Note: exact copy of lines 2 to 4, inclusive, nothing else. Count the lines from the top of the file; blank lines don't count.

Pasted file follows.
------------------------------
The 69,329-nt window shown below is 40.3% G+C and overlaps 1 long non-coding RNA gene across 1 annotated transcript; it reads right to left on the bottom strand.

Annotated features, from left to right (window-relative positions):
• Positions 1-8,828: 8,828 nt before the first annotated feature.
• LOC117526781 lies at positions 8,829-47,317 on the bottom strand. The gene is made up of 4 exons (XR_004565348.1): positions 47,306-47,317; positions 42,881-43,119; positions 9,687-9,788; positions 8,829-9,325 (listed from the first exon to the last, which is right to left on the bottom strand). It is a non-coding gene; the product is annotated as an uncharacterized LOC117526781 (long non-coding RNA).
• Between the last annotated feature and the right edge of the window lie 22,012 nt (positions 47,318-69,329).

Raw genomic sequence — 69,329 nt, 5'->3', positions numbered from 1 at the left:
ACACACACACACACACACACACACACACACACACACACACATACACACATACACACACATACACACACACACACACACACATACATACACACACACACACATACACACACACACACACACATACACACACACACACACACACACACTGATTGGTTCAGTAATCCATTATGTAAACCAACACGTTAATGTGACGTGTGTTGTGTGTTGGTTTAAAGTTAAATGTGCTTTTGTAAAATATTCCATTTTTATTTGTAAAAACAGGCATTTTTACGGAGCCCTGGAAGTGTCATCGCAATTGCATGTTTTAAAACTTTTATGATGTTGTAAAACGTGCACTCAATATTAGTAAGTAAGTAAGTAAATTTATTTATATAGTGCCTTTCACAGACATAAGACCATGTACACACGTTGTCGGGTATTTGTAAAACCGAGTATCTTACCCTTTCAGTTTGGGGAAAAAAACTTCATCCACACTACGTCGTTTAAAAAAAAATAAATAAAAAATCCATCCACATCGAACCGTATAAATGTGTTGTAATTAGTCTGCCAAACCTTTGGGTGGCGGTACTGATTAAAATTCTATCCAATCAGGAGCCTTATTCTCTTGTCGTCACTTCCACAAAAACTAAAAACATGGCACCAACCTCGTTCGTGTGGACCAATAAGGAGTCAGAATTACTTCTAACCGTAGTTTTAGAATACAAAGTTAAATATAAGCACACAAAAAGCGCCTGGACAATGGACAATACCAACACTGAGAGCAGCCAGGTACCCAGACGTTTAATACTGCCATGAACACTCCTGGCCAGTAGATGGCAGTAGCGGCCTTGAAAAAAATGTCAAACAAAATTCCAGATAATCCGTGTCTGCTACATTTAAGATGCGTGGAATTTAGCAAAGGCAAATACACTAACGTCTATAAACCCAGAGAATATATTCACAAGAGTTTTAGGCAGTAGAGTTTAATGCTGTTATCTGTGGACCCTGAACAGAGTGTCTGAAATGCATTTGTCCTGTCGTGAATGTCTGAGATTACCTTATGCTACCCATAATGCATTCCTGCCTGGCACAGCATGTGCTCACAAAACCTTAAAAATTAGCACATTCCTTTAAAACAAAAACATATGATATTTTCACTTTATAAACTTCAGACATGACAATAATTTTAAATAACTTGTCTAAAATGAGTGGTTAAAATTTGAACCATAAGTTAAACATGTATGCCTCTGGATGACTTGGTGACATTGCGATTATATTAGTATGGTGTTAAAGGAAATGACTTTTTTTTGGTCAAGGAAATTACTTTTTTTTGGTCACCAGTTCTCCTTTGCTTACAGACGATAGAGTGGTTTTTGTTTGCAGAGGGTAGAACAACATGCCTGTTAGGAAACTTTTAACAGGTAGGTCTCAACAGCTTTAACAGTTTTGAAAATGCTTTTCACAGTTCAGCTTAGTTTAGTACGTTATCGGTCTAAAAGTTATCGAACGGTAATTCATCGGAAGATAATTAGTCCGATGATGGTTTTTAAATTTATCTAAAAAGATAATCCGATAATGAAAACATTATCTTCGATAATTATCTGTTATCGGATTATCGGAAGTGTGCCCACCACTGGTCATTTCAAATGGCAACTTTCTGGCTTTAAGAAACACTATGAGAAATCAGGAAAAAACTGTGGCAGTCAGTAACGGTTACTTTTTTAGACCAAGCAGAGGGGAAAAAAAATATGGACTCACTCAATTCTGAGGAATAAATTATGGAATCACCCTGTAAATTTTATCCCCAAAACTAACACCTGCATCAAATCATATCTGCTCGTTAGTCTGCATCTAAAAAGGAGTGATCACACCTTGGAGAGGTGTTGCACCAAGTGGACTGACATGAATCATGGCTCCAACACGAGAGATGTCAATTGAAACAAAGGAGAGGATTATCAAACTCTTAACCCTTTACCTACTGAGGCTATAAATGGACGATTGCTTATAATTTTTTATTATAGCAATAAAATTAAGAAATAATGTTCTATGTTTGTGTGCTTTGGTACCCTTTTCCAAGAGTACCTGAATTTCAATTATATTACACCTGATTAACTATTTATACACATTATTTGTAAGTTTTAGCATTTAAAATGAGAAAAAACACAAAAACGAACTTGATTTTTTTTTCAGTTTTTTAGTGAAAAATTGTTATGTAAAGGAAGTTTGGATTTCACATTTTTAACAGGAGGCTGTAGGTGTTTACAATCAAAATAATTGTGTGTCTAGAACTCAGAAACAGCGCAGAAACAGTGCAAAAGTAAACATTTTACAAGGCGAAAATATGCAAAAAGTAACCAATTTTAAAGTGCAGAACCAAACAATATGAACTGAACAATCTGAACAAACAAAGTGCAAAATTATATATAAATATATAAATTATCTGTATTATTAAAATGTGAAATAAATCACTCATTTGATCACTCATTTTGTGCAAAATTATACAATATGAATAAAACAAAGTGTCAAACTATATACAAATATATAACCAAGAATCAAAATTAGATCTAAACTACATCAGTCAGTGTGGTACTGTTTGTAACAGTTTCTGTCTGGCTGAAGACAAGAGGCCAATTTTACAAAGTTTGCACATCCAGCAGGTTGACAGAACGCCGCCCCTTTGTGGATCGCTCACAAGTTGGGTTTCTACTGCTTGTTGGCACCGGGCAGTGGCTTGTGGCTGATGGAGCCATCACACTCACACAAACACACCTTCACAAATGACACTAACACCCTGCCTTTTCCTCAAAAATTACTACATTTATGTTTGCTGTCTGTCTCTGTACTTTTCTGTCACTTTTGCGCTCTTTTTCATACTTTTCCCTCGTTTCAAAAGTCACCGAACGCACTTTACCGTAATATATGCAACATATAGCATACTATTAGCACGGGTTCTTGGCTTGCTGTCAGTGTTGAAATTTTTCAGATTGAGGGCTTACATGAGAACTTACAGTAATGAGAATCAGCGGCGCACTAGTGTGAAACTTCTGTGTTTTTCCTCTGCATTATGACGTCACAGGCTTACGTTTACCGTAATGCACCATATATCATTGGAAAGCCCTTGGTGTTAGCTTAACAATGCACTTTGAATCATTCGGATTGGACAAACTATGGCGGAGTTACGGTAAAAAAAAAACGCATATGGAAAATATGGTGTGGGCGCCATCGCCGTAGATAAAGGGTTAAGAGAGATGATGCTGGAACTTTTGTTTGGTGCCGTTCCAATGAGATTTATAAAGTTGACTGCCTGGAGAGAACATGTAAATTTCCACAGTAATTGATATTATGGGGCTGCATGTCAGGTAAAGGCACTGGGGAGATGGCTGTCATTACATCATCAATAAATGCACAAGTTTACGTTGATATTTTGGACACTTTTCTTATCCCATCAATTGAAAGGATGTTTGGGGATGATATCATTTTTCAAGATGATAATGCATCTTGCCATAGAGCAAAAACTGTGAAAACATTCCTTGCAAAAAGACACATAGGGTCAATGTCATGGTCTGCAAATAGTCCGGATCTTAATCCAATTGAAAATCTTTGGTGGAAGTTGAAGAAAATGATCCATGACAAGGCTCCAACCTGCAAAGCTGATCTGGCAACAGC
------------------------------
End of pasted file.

Annotated features, from left to right (window-relative positions):
• Positions 1-8,828: 8,828 nt before the first annotated feature.
• LOC117526781 lies at positions 8,829-47,317 on the bottom strand. The gene is made up of 4 exons (XR_004565348.1): positions 47,306-47,317; positions 42,881-43,119; positions 9,687-9,788; positions 8,829-9,325 (listed from the first exon to the last, which is right to left on the bottom strand). It is a non-coding gene; the product is annotated as an uncharacterized LOC117526781 (long non-coding RNA).